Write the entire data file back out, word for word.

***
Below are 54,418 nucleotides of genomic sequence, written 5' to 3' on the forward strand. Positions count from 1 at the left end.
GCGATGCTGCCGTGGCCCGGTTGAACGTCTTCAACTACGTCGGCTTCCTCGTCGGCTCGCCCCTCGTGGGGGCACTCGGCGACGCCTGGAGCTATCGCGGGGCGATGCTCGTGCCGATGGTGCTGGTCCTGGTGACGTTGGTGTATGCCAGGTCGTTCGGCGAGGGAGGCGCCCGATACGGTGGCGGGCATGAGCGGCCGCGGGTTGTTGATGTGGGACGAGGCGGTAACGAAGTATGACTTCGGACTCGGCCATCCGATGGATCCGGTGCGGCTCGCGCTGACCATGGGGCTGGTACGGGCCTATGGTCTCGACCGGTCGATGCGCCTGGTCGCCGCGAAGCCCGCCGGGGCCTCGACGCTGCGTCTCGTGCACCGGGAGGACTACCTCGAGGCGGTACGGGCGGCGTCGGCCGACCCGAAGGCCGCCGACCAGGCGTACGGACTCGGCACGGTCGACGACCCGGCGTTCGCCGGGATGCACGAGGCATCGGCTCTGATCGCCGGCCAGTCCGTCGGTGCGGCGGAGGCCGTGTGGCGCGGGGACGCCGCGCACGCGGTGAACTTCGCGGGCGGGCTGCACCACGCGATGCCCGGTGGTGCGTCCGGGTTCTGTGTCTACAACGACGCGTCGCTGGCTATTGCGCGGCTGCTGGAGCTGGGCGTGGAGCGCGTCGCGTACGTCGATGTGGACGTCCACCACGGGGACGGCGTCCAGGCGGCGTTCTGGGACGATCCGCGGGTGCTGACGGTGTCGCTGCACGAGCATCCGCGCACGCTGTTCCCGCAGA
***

Below are 54,418 nucleotides of genomic sequence, written 5' to 3' on the forward strand. Positions count from 1 at the left end.
GCGATGCTGCCGTGGCCCGGTTGAACGTCTTCAACTACGTCGGCTTCCTCGTCGGCTCGCCCCTCGTGGGGGCACTCGGCGACGCCTGGAGCTATCGCGGGGCGATGCTCGTGCCGATGGTGCTGGTCCTGGTGACGTTGGTGTATGCCAGGTCGTTCGGCGAGGGAGGCGCCCGATACGGTGGCGGGCATGAGCGGCCGCGGGTTGTTGATGTGGGACGAGGCGGTAACGAAGTATGACTTCGGACTCGGCCATCCGATGGATCCGGTGCGGCTCGCGCTGACCATGGGGCTGGTACGGGCCTATGGTCTCGACCGGTCGATGCGCCTGGTCGCCGCGAAGCCCGCCGGGGCCTCGACGCTGCGTCTCGTGCACCGGGAGGACTACCTCGAGGCGGTACGGGCGGCGTCGGCCGACCCGAAGGCCGCCGACCAGGCGTACGGACTCGGCACGGTCGACGACCCGGCGTTCGCCGGGATGCACGAGGCATCGGCTCTGATCGCCGGCCAGTCCGTCGGTGCGGCGGAGGCCGTGTGGCGCGGGGACGCCGCGCACGCGGTGAACTTCGCGGGCGGGCTGCACCACGCGATGCCCGGTGGTGCGTCCGGGTTCTGTGTCTACAACGACGCGTCGCTGGCTATTGCGCGGCTGCTGGAGCTGGGCGTGGAGCGCGTCGCGTACGTCGATGTGGACGTCCACCACGGGGACGGCGTCCAGGCGGCGTTCTGGGACGATCCGCGGGTGCTGACGGTGTCGCTGCACGAGCATCCGCGCACGCTGTTCCCGCAGA